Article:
Works Cited

"BBC ON THIS DAY | 5 | 1962: Marilyn Monroe found dead." BBC News - Home. N.p., n.d. Web. 20 May 2013. <http://news.bbc.co.uk/onthisday/hi/dates/stories/august/5/newsid_2657000/2657289.stm>.


Esq, Matthias Chang, and futurefastforward.com (with author’s permission). "New tapes reveal more mystery behind Marilyn MonroeÂ’s death." Red Ice Creations. N.p., n.d. Web. 20 May 2013. <http://www.redicecreations.com/article.php?id=15153>.


"Marilyn Monroe Dead in Probable Suicide." The Sun [Baltimore] 6 Aug. 1962: n. pag. The Mitchell Archives. Web. 14 May 2013.


"MARILYN MONROE FOUND DEAD! | The Mitchell Archives - Original Historic Newspapers." The Mitchell Archives - Original Historic Newspapers For Sale. N.p., n.d. Web. 20 May 2013. <http://mitchellarchives.com/marilyn-monroe-found-dead.htm>.


"Marilyn Monroe “Norma Jeane” Crime Library on truTV.com." truTV.com: Not Reality. Actuality.. N.p., n.d. Web. 20 May 2013. <http://www.trutv.com/library/crime/notorious_murders/celebrity/marilyn_monroe/2.html>.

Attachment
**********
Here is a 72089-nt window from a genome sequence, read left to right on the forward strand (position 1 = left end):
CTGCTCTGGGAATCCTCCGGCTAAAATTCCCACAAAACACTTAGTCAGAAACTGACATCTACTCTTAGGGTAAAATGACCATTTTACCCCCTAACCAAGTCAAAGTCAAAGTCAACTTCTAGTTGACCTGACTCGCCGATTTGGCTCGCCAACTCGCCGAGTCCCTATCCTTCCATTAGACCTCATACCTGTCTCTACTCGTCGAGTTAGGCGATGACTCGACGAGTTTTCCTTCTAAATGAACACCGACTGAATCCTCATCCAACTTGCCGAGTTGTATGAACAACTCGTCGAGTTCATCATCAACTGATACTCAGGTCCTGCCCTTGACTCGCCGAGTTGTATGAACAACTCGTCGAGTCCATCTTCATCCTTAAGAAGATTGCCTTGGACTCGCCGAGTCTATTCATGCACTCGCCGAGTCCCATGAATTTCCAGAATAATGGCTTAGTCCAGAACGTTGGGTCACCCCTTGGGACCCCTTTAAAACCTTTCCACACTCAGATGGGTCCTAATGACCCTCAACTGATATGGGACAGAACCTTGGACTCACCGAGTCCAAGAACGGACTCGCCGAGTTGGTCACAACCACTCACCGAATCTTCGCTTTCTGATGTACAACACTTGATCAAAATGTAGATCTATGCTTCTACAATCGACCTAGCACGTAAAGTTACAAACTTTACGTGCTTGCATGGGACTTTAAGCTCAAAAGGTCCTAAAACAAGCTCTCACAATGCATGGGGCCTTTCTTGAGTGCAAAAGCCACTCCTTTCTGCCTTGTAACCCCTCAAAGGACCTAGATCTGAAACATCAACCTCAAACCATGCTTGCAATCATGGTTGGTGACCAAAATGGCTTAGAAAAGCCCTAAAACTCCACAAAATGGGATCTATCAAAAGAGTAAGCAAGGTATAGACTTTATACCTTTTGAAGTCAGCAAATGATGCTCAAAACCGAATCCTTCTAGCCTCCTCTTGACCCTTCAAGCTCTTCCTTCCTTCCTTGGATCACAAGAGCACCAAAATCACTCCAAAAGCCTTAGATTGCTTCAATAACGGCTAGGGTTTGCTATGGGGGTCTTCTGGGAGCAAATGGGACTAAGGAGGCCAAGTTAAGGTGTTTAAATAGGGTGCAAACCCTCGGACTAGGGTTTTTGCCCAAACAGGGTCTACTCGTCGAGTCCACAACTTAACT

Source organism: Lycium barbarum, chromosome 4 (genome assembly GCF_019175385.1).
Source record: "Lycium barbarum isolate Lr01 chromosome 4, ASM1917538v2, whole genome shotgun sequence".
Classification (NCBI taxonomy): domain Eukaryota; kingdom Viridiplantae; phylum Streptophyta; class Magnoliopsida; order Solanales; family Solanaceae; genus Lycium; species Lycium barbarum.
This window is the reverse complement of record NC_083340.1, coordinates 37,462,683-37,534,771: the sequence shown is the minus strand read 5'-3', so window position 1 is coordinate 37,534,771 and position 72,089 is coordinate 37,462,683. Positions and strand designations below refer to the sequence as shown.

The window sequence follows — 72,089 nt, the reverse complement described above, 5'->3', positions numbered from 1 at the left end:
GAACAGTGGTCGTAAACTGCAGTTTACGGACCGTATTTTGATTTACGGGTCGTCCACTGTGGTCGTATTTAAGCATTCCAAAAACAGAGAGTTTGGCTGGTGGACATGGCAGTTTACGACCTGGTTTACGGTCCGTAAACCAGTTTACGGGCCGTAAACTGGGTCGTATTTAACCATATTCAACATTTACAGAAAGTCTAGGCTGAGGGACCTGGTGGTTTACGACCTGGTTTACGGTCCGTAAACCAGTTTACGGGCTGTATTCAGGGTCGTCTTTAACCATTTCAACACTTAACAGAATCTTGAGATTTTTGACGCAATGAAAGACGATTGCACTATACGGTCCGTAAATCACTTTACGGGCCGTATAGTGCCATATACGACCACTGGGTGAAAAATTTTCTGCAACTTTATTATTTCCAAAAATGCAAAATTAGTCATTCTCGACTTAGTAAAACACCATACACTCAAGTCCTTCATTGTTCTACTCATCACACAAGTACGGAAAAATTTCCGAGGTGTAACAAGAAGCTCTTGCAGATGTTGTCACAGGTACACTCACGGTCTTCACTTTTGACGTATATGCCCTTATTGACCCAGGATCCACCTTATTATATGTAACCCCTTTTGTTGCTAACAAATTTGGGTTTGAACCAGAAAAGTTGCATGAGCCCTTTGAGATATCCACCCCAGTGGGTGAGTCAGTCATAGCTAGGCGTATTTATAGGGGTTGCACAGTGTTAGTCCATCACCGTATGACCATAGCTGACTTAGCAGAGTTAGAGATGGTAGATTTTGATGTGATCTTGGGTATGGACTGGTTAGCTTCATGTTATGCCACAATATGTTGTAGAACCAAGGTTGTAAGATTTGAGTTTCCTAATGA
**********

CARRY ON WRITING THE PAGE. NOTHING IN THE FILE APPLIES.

"Marilyn Monroe’s Death Remains Mysterious: Interview - Bloomberg." Bloomberg - Business, Financial & Economic News, Stock Quotes. N.p., n.d. Web. 20 May 2013. <http://www.bloomberg.com/news/2012-08-01/marilyn-monroe-s-death-remains-mysterious-interview.html>.


Monroe, Marilyn. My Story. Lanham: Taylor Trade, 2007. Print.

"New Marilyn Monroe mystery 50 years after death." Entertainment | Recipes | Love | Contests | Beauty | Parenting. N.p., n.d. Web. 20 May 2013. <http://www.sheknows.com/entertainment/articles/967771/new-marilyn-monroe-murder-mystery-on-50th-anniversary-of-death>.


" SurveyMonkey: Free online survey software & questionnaire tool."SurveyMonkey: Free online survey software & questionnaire tool. N.p., n.d. Web. 20 May 2013. <http://www.surveymonkey.com/>.


Wolfe, Donald H.. The last days of Marilyn Monroe. New York: Morrow, 1998. Print.